This song was written for the slot in the show that “Raunchy” now occupies, and even shares the same intro verse as that song. The context is that Lizzie is fantasizing about letting her hair down and being a wild, ‘loose’ party girl, something that is normally completely foreign to her nature. And while including a song with a title like “Flibbertigibbet” would have made the show even more dated today than it already is, this song has a wonderfully catchy tune and is extremely distinctive and memorable. And given the fact that its replacement, “Raunchy”, is the weakest song in the finished score, it probably would have been wiser to keep this song, but superproducer David Merrick took a dislike toward it for some reason, and Merrick generally got what he wanted. (Actually, there were no less than four numbers written for this slot. The other two were “I Can Dance”, which was too innocent and ingenue-esque to fit the moment, and “Dessau Dance Hall”, which was basically a slightly different alternate draft of “Raunchy”. Legend has it that there were actually over 110 songs written for this score; I can’t say for sure if that’s true, but it does have a ridiculously large collection of cut number for a single show, even when you limit your survey to what has actually been recorded.)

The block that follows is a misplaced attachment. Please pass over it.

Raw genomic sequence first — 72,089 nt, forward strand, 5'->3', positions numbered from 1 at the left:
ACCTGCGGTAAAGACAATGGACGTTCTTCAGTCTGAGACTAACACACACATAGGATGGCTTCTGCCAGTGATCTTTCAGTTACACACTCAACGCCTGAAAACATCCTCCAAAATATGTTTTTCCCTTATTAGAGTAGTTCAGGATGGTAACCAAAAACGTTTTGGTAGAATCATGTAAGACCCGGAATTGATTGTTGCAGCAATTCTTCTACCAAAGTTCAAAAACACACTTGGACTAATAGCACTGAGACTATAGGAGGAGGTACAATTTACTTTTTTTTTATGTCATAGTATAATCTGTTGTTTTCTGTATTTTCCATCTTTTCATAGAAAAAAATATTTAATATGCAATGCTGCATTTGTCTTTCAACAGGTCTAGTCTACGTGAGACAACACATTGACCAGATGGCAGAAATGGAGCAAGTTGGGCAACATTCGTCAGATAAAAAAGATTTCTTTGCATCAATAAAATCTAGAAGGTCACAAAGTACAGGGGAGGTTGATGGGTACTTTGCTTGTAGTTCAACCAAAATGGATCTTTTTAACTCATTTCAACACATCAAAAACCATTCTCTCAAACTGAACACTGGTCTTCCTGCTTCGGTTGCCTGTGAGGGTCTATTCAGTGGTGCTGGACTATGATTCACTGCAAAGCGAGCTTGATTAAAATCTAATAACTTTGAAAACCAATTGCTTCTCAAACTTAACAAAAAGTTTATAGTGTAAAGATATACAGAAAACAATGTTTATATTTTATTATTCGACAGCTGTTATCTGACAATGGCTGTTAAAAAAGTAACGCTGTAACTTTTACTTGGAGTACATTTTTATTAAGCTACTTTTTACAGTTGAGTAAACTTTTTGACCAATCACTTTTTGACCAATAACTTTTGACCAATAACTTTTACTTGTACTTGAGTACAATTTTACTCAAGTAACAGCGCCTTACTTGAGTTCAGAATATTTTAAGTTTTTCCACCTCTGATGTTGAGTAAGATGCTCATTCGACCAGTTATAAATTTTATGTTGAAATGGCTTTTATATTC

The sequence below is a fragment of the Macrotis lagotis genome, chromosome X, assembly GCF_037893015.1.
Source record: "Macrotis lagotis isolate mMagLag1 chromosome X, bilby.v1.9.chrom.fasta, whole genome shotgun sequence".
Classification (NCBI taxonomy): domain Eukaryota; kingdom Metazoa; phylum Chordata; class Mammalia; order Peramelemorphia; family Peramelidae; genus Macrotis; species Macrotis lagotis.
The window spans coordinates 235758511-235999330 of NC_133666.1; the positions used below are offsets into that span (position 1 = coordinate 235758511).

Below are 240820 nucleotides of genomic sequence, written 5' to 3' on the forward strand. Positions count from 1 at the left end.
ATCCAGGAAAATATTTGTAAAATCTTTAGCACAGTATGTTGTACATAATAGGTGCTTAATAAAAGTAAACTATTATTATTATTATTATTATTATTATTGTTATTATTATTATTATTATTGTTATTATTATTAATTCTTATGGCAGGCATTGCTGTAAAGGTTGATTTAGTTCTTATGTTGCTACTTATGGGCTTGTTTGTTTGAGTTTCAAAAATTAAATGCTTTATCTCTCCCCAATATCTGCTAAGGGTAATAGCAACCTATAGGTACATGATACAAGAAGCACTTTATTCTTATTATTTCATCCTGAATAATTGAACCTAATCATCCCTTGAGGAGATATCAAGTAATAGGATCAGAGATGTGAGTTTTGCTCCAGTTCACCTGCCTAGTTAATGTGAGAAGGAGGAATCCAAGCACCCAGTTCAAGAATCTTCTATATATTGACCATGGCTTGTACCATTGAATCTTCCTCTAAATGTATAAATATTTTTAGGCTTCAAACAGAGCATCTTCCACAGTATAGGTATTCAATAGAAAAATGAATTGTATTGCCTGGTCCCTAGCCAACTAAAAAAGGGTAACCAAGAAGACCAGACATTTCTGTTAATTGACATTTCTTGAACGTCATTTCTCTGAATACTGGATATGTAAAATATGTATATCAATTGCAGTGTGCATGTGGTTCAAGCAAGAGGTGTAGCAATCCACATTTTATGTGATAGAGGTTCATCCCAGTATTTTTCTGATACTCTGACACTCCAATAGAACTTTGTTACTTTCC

The Lost In Boston CD series called this ‘the only song cut from The Fantasticks‘, but what that actually means was that it was the only song cut once the show as a whole was more or less finished, as there are several other dropped songs from the developing stages. This song was the original climactic number in the show, and while it is a musically attractive piece with the extremely recognizable sound of Tom Jones and Harvey Schmidt’s songwriting, dropping it was the smartest move they could have made. It was supposed to be the resolution of the central relationship, but it didn’t have anywhere close to the emotional impact to make that moment work, and the lyric was far too straightforward and earthbound to match the show’s mood of effusive lyricism anyway. It was replaced by the quietly exquisite “They Were You”, which, with its more poetic and abstract (and thus more universal) lyrics and its incredible musical and emotional impact, was a far more effective and convincing communication of the more mature love into which the protagonists have grown at this point. This song, while not a bad piece as a standalone outtake, would have come pretty close to ruining one of the greatest shows of all time if it had been kept, so it’s lucky that Jones and Schmidt were perceptive enough to see this flaw and fix it before they opened their show.